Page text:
If you must be absolute extreme and selective about facts, may I suggest at least get them checked. LHG said OS must improve its margin (to double to about 8 percent of EBIT) to get new long haul planes, this is actually different than what you remembered, they are already profitable, but not enough to justify large capital investment in LHG standard.

https://www.aero.de/news-30275/Austrian ... ieren.html
 
airhansa
Posts: 380
Joined: Wed Jan 08, 2020 3:18 pm

Re: Austrian Airlines to shrink by 20% by 2022

Tue Jun 16, 2020 11:11 am

eurotrader85 wrote:
airhansa wrote:
marcogr12 wrote:

Exactly..Austrians are not Germans and will never accept their airline losing the austrian brand/identity for the sake of pan-european Lufthansa-nized airline.. LH tried to do that with Eurowings in Belgium and failed miserably..Just as Swiss wouldn't accept it either were they in trouble.


Do you think that every single locality needs their own airline? Bavarian Airlines? Andorran Airlines?

Lufthansa may be associated with Germany, but the name is multi-national and derived from the Hanseatic League. If a merger between the airlines went through with a serious advertisement effort showing the links between the Hanseatic League and Lufthansa, then the worries about German branding no longer need to be kept.

From my perspective, there are simply too many airline brands in Europe. LH is the simplest to merge without losing too much brand value (unlike say, KLM-Air France where both brands are very strong, or IAG, where both brands are very weak). Furthermore high speed rail will dent the need for airline travel in Mainland Europe further.


There was another person in history who thought that all German speaking countries should be united under one name and roof-I forget his name. :scratchchin: :scratchchin: :scratchchin: Lufthansa, whether its name is derived from the North German/slight Baltic middle age territory, is Germany’s national airline and no one will ever see it as otherwise. OS and the Austrians would never accept a ‘German takeover’ in their brand, certainly not LX and the Swiss either.

You say both brands in IAG are very weak? Say what you like about the way soft product has gone, but BA’s ‘brand’ is not ‘weak’, shockingly strong given everything, and that group is/was the most profitable out of all you listed. I don’t think there would be many people who would say AF’s brand is as ‘strong’ as you put it either, but sure there might be the odd patriotic Frenchman around and good luck to them if they ever turn a profit.

The way IAG and LH have structured their groups is ideal for their respective companies and is for most airlines. LATAM and Avianca are the only full-service airlines that have one brand for all and look where they are now. LCC have a single brand but they target a different market where value and their brand are perceived differently. IAG and LH keep brands that their local marketing identity is derived from and their respective local customer base value, who are the people who drive most of their revenue. In the commercial world companies tailor different brands to their different customer bases they are targeting.


The New Hanseatic League is a Dutch-led political group containing countries from Sweden to Ireland. I can completely see a merged Lufthansa brand relocating its registered headquarters to the Netherlands for tax purposes.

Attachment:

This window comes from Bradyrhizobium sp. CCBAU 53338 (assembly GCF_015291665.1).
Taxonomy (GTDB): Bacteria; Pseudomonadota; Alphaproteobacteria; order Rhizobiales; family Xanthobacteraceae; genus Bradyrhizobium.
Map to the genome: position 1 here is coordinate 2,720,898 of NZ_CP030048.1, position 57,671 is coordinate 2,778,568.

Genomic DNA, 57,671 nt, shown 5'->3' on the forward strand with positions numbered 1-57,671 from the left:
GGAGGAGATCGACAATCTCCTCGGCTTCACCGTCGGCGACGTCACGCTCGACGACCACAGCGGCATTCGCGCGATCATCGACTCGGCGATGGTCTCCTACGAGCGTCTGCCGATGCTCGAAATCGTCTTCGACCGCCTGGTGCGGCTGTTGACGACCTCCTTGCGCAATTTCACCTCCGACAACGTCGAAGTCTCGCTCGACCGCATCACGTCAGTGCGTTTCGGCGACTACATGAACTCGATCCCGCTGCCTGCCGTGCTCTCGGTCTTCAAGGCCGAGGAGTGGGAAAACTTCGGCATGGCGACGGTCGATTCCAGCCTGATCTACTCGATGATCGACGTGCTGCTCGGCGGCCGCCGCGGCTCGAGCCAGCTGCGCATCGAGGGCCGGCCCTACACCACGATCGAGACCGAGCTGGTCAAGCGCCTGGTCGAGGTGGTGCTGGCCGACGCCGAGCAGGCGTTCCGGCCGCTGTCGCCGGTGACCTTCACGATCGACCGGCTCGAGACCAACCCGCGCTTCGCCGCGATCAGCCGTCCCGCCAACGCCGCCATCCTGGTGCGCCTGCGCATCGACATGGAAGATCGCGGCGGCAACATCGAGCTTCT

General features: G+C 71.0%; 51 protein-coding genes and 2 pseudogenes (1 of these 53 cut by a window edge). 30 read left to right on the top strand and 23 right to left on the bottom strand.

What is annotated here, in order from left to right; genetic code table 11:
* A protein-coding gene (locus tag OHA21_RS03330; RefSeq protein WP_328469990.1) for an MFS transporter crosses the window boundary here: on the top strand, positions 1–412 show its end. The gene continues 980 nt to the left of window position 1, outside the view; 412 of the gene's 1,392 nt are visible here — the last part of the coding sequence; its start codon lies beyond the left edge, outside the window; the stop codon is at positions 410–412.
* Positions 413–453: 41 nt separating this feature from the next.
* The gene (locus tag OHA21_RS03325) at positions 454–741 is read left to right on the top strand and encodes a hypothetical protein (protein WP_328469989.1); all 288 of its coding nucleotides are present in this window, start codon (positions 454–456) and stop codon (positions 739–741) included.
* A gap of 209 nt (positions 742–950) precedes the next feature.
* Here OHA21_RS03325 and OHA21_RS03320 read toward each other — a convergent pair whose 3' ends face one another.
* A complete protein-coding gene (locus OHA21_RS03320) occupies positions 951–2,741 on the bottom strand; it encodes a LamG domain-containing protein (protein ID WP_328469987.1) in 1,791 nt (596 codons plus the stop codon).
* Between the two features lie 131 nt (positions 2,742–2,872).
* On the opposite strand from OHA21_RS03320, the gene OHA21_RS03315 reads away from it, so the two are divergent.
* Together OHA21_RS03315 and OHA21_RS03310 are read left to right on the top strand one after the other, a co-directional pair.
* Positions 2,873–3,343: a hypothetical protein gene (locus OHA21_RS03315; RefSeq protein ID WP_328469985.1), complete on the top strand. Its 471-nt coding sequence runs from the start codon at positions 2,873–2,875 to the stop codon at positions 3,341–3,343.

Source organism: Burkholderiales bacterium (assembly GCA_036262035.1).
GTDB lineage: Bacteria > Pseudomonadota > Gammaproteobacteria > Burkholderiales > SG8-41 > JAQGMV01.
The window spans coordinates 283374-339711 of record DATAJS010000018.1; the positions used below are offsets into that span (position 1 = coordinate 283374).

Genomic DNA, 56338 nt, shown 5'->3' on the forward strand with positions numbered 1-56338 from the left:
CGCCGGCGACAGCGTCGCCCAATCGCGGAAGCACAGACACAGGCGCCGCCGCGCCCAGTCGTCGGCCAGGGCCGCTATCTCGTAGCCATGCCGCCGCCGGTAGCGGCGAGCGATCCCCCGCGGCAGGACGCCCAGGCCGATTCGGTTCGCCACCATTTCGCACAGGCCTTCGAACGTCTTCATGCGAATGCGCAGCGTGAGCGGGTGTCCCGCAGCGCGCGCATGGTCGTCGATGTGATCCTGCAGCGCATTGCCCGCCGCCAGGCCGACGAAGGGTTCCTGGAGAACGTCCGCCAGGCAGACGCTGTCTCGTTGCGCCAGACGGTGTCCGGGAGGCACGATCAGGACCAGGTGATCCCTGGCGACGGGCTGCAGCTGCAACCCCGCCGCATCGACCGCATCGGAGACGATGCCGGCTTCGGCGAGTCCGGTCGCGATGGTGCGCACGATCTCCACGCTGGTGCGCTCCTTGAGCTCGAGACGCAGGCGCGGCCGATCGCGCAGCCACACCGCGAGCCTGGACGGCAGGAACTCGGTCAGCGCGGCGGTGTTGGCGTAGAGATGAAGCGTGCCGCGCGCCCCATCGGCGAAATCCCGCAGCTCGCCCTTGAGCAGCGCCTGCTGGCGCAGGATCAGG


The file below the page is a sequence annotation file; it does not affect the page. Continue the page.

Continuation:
BA's main profit source is transatlantic flights primarily from London to New York, driven by the fact that both are financial capitals that speak English. This can be serviced by virtually any brand out there and doesn't rely on the British Airways brand name, but rather slot allocations at LHR and JFK. AF's main income source is the fact that most French people can't speak English combined with the fact that France is a major tourist destination - the AF brand has become more associated with France's culture (which is stronger in terms of national identity than the UK). I also agree that it would be good to get rid of the airline, but the brand name is too good to lose.

The market size of Europe cannot support so many airlines - look to the US to see what a stronger market can support. If you don't merge the brands, then the airlines will outright collapse. National airline branding also works against true customer choice and prevents airlines from being forced to build better products.
 
User avatar
Aquila3
Posts: 569
Joined: Sun Nov 14, 2010 3:18 pm

Re: Austrian Airlines to shrink by 20% by 2022

Tue Jun 16, 2020 11:29 am

If you think that Germany will let Lufty move its seat to the Netherland (as FCA has done for the autos) you misunderstood the power ratios in EU. That is not silly Italy. Especially after Germany injected some billions of its taxpayers into it. Not.Going.To.Happen.
chi vola vale chi vale vola chi non vola è un vile
 
User avatar
mercure1
Posts: 4886
Joined: Sun Jul 13, 2008 5:13 am

Re: Austrian Airlines to shrink by 20% by 2022

Tue Jun 23, 2020 6:10 pm

It seems 777 fleet wont be used for some period. Apparently crews were told 767 fleet would cover long haul network that will consist only of Bangkok, Chicago, New York and Washington DC. for the immediate future.
mercure f-wtcc

Popular Searches On Airliners.net

Top Photos of Last:   24 Hours  •  48 Hours  •  7 Days  •  30 Days  •  180 Days  •  365 Days  •  All Time

Military Aircraft Every type from fighters to helicopters from air forces around the globe

Classic Airliners Props and jets from the good old days

Flight Decks Views from inside the cockpit

Aircraft Cabins Passenger cabin shots showing seat arrangements as well as cargo aircraft interior

Cargo Aircraft Pictures of great freighter aircraft

Government Aircraft Aircraft flying government officials

Helicopters Our large helicopter section. Both military and civil versions

Blimps / Airships Everything from the Goodyear blimp to the Zeppelin

Night Photos Beautiful shots taken while the sun is below the horizon

Accidents Accident, incident and crash related photos

Air to Air Photos taken by airborne photographers of airborne aircraft

Special Paint Schemes Aircraft painted in beautiful and original liveries

Airport Overviews Airport overviews from the air or ground

Tails and Winglets Tail and Winglet closeups with beautiful airline logos